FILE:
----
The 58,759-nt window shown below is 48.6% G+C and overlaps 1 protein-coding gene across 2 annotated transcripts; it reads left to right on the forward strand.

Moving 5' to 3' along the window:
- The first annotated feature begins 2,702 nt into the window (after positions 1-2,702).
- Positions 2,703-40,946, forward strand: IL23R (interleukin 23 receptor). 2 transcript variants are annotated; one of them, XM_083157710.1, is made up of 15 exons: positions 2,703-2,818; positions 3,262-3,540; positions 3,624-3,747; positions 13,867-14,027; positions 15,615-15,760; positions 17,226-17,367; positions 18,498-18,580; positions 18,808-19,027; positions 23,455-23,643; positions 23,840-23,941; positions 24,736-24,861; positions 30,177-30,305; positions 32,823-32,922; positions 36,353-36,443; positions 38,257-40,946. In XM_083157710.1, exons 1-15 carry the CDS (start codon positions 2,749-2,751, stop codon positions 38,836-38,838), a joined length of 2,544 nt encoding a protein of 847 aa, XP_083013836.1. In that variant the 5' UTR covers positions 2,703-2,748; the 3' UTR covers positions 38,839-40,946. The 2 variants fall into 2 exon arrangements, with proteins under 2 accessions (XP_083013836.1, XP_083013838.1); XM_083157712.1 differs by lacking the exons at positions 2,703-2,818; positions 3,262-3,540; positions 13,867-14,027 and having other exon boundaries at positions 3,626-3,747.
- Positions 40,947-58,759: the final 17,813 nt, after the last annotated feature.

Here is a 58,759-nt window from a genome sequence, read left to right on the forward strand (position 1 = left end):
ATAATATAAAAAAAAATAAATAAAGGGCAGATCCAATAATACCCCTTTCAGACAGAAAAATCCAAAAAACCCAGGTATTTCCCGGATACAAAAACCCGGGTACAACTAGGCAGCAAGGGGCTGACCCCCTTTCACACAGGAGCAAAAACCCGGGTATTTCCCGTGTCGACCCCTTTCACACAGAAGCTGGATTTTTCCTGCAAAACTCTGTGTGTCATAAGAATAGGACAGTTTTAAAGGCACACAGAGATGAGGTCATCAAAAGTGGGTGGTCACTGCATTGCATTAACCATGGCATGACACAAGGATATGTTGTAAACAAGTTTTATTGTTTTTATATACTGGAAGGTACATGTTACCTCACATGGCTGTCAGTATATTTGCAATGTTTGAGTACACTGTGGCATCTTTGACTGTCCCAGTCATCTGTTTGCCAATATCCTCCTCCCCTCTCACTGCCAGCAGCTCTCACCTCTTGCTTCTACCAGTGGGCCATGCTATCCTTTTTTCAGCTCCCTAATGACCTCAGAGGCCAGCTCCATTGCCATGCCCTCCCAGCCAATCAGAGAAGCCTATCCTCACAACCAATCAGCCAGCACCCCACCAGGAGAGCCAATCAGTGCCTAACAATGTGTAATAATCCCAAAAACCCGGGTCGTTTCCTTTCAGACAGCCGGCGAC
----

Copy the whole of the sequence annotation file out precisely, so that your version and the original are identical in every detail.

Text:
The 58,759-nt window shown below is 48.6% G+C and overlaps 1 protein-coding gene across 2 annotated transcripts; it reads left to right on the forward strand.

Moving 5' to 3' along the window:
- The first annotated feature begins 2,702 nt into the window (after positions 1-2,702).
- Positions 2,703-40,946, forward strand: IL23R (interleukin 23 receptor). 2 transcript variants are annotated; one of them, XM_083157710.1, is made up of 15 exons: positions 2,703-2,818; positions 3,262-3,540; positions 3,624-3,747; positions 13,867-14,027; positions 15,615-15,760; positions 17,226-17,367; positions 18,498-18,580; positions 18,808-19,027; positions 23,455-23,643; positions 23,840-23,941; positions 24,736-24,861; positions 30,177-30,305; positions 32,823-32,922; positions 36,353-36,443; positions 38,257-40,946. In XM_083157710.1, exons 1-15 carry the CDS (start codon positions 2,749-2,751, stop codon positions 38,836-38,838), a joined length of 2,544 nt encoding a protein of 847 aa, XP_083013836.1. In that variant the 5' UTR covers positions 2,703-2,748; the 3' UTR covers positions 38,839-40,946. The 2 variants fall into 2 exon arrangements, with proteins under 2 accessions (XP_083013836.1, XP_083013838.1); XM_083157712.1 differs by lacking the exons at positions 2,703-2,818; positions 3,262-3,540; positions 13,867-14,027 and having other exon boundaries at positions 3,626-3,747.
- Positions 40,947-58,759: the final 17,813 nt, after the last annotated feature.

Here is a 58,759-nt window from a genome sequence, read left to right on the forward strand (position 1 = left end):
ATAATATAAAAAAAAATAAATAAAGGGCAGATCCAATAATACCCCTTTCAGACAGAAAAATCCAAAAAACCCAGGTATTTCCCGGATACAAAAACCCGGGTACAACTAGGCAGCAAGGGGCTGACCCCCTTTCACACAGGAGCAAAAACCCGGGTATTTCCCGTGTCGACCCCTTTCACACAGAAGCTGGATTTTTCCTGCAAAACTCTGTGTGTCATAAGAATAGGACAGTTTTAAAGGCACACAGAGATGAGGTCATCAAAAGTGGGTGGTCACTGCATTGCATTAACCATGGCATGACACAAGGATATGTTGTAAACAAGTTTTATTGTTTTTATATACTGGAAGGTACATGTTACCTCACATGGCTGTCAGTATATTTGCAATGTTTGAGTACACTGTGGCATCTTTGACTGTCCCAGTCATCTGTTTGCCAATATCCTCCTCCCCTCTCACTGCCAGCAGCTCTCACCTCTTGCTTCTACCAGTGGGCCATGCTATCCTTTTTTCAGCTCCCTAATGACCTCAGAGGCCAGCTCCATTGCCATGCCCTCCCAGCCAATCAGAGAAGCCTATCCTCACAACCAATCAGCCAGCACCCCACCAGGAGAGCCAATCAGTGCCTAACAATGTGTAATAATCCCAAAAACCCGGGTCGTTTCCTTTCAGACAGCCGGCGAC